|Trope · Genre|
|Related:||Hurt/Comfort, schmoop, WAFF (Warm and fuzzy feelings]]|
|Tropes · Slash Tropes · Tropes by Fandom|
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Definition of Smarm
In fandom, Smarm refers to a fanwork genre in which two or more characters are emotionally expressive, warm, and caring with each other. Smarm, in its purest form, has no sexual content; it is particular to what are more commonly known as gen fanworks. This is not to say that the characters in a smarm fic will not touch—a declaration of smarm is a indication of the author's intent for the touching not to be interpreted as sexual. It's possible that schmoop is used as the equivalent of smarm in slash stories. The "emotionally expressive, warm, and caring" parts are the main literary feature of smarm, as opposed to the will-they-or-won't-they and actual sex parts that are more likely in romantic first time stories.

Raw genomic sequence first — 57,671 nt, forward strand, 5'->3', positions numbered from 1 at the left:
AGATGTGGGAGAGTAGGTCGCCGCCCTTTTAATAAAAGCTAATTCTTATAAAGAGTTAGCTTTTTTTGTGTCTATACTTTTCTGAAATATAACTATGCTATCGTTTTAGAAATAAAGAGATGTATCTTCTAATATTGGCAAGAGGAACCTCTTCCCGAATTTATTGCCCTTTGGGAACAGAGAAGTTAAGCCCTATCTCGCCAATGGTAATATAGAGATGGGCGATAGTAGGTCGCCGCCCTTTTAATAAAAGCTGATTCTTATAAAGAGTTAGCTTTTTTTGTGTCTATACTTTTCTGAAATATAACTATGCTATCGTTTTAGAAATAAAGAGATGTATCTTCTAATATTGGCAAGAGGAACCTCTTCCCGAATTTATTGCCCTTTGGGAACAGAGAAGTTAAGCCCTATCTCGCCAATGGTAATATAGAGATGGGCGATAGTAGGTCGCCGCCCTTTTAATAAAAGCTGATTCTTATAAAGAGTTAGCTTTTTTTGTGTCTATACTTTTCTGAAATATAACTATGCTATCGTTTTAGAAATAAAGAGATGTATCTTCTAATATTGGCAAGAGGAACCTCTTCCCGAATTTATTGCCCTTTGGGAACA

Smarm is very prevalent in The Sentinel fandom, though many other fandoms utilize the genre as well.
History of Smarm
The word "smarm" originated in the mid-1800s and meant an ingratiating, Uriah Heep-like attitude. A common synonym in dictionaries of the period is "unctuous", i.e., oily, greasy, smearing it on a bit thick. At one point a smarmy person was one who used Brylcream (that greasy kid stuff) in his hair. The New Yorker still defines smarm as "revealing or marked by a smug, ingratiating, or false earnestness: e.g., a tone of smarmy self-satisfaction."